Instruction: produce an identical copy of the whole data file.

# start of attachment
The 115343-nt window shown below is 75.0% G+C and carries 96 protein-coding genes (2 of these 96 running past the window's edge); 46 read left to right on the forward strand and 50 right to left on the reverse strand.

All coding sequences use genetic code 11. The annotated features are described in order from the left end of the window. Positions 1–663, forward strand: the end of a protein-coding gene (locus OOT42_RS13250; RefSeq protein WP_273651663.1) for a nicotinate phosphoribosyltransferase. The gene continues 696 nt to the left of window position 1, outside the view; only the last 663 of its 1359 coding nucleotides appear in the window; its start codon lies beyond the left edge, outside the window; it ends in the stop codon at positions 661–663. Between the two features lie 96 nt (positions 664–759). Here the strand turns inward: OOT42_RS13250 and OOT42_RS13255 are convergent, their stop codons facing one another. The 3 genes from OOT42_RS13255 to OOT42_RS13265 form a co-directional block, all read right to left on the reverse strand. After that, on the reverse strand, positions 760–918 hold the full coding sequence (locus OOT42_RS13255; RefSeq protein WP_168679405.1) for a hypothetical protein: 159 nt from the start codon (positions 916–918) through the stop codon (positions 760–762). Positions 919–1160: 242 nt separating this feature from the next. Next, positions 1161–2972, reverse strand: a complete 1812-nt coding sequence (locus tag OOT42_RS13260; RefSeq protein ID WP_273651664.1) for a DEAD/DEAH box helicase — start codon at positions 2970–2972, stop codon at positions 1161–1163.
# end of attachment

The 115343-nt window shown below is 75.0% G+C and carries 96 protein-coding genes (2 of these 96 running past the window's edge); 46 read left to right on the forward strand and 50 right to left on the reverse strand.

All coding sequences use genetic code 11. The annotated features are described in order from the left end of the window. Positions 1–663, forward strand: the end of a protein-coding gene (locus OOT42_RS13250; RefSeq protein WP_273651663.1) for a nicotinate phosphoribosyltransferase. The gene continues 696 nt to the left of window position 1, outside the view; only the last 663 of its 1359 coding nucleotides appear in the window; its start codon lies beyond the left edge, outside the window; it ends in the stop codon at positions 661–663. Between the two features lie 96 nt (positions 664–759). Here the strand turns inward: OOT42_RS13250 and OOT42_RS13255 are convergent, their stop codons facing one another. The 3 genes from OOT42_RS13255 to OOT42_RS13265 form a co-directional block, all read right to left on the reverse strand. After that, on the reverse strand, positions 760–918 hold the full coding sequence (locus OOT42_RS13255; RefSeq protein WP_168679405.1) for a hypothetical protein: 159 nt from the start codon (positions 916–918) through the stop codon (positions 760–762). Positions 919–1160: 242 nt separating this feature from the next. Next, positions 1161–2972, reverse strand: a complete 1812-nt coding sequence (locus tag OOT42_RS13260; RefSeq protein ID WP_273651664.1) for a DEAD/DEAH box helicase — start codon at positions 2970–2972, stop codon at positions 1161–1163.